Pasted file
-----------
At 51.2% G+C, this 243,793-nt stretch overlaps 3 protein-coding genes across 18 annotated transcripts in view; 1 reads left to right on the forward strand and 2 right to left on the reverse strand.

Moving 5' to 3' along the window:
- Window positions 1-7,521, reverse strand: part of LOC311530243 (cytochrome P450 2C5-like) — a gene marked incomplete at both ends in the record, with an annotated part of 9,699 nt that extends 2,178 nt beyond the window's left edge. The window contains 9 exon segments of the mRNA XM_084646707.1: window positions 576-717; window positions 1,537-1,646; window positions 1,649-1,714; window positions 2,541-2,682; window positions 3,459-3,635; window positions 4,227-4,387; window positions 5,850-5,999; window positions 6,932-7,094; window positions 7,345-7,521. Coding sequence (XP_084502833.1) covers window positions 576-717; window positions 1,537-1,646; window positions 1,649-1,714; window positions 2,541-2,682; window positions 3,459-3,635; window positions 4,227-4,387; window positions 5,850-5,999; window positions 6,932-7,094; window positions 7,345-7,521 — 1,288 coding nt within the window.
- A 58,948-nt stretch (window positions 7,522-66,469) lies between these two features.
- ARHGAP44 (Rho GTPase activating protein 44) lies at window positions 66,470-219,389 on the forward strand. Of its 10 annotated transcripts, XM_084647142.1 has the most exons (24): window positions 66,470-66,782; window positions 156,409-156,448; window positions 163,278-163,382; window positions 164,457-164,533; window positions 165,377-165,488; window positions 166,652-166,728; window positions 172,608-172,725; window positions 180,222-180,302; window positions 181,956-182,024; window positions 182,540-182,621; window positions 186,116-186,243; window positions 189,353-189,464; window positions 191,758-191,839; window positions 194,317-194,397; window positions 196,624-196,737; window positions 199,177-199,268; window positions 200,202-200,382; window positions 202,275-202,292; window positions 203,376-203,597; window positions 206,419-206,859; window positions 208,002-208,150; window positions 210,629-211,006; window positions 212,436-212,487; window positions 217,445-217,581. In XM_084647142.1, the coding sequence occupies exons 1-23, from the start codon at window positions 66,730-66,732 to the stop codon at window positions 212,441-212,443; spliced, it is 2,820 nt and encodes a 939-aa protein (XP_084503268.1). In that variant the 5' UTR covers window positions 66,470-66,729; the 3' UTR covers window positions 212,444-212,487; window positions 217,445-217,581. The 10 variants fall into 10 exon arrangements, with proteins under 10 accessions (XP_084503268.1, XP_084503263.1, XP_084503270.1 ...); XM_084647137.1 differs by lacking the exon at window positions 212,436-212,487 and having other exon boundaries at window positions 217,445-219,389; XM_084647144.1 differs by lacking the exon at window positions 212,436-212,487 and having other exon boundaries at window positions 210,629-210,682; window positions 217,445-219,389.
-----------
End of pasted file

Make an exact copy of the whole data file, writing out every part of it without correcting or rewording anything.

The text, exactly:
At 51.2% G+C, this 243,793-nt stretch overlaps 3 protein-coding genes across 18 annotated transcripts in view; 1 reads left to right on the forward strand and 2 right to left on the reverse strand.

Moving 5' to 3' along the window:
- Window positions 1-7,521, reverse strand: part of LOC311530243 (cytochrome P450 2C5-like) — a gene marked incomplete at both ends in the record, with an annotated part of 9,699 nt that extends 2,178 nt beyond the window's left edge. The window contains 9 exon segments of the mRNA XM_084646707.1: window positions 576-717; window positions 1,537-1,646; window positions 1,649-1,714; window positions 2,541-2,682; window positions 3,459-3,635; window positions 4,227-4,387; window positions 5,850-5,999; window positions 6,932-7,094; window positions 7,345-7,521. Coding sequence (XP_084502833.1) covers window positions 576-717; window positions 1,537-1,646; window positions 1,649-1,714; window positions 2,541-2,682; window positions 3,459-3,635; window positions 4,227-4,387; window positions 5,850-5,999; window positions 6,932-7,094; window positions 7,345-7,521 — 1,288 coding nt within the window.
- A 58,948-nt stretch (window positions 7,522-66,469) lies between these two features.
- ARHGAP44 (Rho GTPase activating protein 44) lies at window positions 66,470-219,389 on the forward strand. Of its 10 annotated transcripts, XM_084647142.1 has the most exons (24): window positions 66,470-66,782; window positions 156,409-156,448; window positions 163,278-163,382; window positions 164,457-164,533; window positions 165,377-165,488; window positions 166,652-166,728; window positions 172,608-172,725; window positions 180,222-180,302; window positions 181,956-182,024; window positions 182,540-182,621; window positions 186,116-186,243; window positions 189,353-189,464; window positions 191,758-191,839; window positions 194,317-194,397; window positions 196,624-196,737; window positions 199,177-199,268; window positions 200,202-200,382; window positions 202,275-202,292; window positions 203,376-203,597; window positions 206,419-206,859; window positions 208,002-208,150; window positions 210,629-211,006; window positions 212,436-212,487; window positions 217,445-217,581. In XM_084647142.1, the coding sequence occupies exons 1-23, from the start codon at window positions 66,730-66,732 to the stop codon at window positions 212,441-212,443; spliced, it is 2,820 nt and encodes a 939-aa protein (XP_084503268.1). In that variant the 5' UTR covers window positions 66,470-66,729; the 3' UTR covers window positions 212,444-212,487; window positions 217,445-217,581. The 10 variants fall into 10 exon arrangements, with proteins under 10 accessions (XP_084503268.1, XP_084503263.1, XP_084503270.1 ...); XM_084647137.1 differs by lacking the exon at window positions 212,436-212,487 and having other exon boundaries at window positions 217,445-219,389; XM_084647144.1 differs by lacking the exon at window positions 212,436-212,487 and having other exon boundaries at window positions 210,629-210,682; window positions 217,445-219,389.